Praful Bidwai

Nota: Este archivo abarca los artículos publicados por el autor desde el 1 de mayo de 2009. Para fechas anteriores realice una búsqueda entrecomillando su nombre.

Underlying the debate raging over British aid to India is the myth that the subcontinent’s strong, market-driven growth of the past two decades has pulled hundreds of millions out of poverty. The economy is taking off; its people no longer need much aid, it is said.

In reality, since 1991, during which time India has experienced the highest growth in recent history, there has been no significant reduction in poverty or hunger. Two in every five children remain malnourished. A third of adults have an abnormally low body-mass index. Half of women of childbearing age are anaemic, a proportion far higher than in sub-Saharan Africa.…  Seguir leyendo »

As crucial climate talks begin in Durban, attention is focused on the likely role of the major country groupings. The outcome of the UN climate conference will be largely decided by the interplay of forces between the Basic (Brazil, South Africa, India and China) group formed two years ago, the EU, and the umbrella group of developed countries, led by the US and comprising Russia, Japan, Canada, Australia and others who oppose legally binding climate commitments.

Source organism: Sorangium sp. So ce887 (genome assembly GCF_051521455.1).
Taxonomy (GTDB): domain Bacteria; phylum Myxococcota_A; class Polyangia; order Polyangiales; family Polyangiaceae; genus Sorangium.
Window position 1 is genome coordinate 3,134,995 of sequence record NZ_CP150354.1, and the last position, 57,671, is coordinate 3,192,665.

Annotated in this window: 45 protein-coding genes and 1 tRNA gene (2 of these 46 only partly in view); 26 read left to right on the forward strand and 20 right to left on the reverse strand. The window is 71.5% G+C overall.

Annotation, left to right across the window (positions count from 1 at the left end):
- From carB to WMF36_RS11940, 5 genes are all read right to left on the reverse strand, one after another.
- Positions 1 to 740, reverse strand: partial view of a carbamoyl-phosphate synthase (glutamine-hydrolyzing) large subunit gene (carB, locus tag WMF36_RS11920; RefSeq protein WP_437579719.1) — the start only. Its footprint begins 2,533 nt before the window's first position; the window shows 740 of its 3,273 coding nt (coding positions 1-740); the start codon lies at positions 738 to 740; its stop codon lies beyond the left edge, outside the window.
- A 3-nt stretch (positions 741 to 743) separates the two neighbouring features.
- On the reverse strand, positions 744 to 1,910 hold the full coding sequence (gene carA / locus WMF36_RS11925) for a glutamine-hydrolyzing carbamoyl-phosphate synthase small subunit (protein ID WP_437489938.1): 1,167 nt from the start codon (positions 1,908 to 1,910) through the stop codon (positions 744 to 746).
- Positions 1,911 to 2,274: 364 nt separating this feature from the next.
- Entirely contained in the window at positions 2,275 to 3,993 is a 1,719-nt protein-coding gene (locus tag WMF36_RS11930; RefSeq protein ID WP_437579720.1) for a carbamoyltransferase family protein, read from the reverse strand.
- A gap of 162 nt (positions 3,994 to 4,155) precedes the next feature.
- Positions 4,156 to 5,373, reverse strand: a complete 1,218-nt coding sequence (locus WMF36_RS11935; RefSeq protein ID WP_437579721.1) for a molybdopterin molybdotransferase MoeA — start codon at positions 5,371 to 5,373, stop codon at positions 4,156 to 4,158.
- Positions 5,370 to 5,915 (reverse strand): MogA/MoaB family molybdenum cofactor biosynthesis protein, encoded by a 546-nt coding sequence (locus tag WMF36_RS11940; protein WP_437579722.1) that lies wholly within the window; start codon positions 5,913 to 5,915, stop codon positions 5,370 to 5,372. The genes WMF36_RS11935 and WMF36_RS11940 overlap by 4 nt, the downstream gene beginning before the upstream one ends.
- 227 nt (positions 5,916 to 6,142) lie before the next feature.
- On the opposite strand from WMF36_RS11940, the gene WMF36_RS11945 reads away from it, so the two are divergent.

For the first of these groups three issues are critical: the pressure on members to undertake binding obligations in the near future (which it opposes because of its developing world status); the fate of the Kyoto protocol, the world’s only effective legal agreement on climate; and the performance of the developed states of the global north regarding their pledges to finance the south’s climate actions.…  Seguir leyendo »

India’s general election, which began last week, is as full of variety and dauntingly complicated as the country itself. The polling spreads over five phases lasting a month, with 714 million voters using more than 828,000 polling booths and 1.3m voting machines, which demand 6.1 million civilian and security personnel.

This time the scale of the enterprise isn’t matched by its political content, with no grand issues at stake, no major ideological contentions, and no fault lines. But there is unprecedented horse-trading and political promiscuity. This is in contrast to the last election, five years ago, which became a referendum on the communal politics of the rightwing Hindu-chauvinist Bharatiya Janata party – most horrifically expressed in Gujarat’s anti-Muslim pogrom of 2002 – and its claim that India was “shining”.…  Seguir leyendo »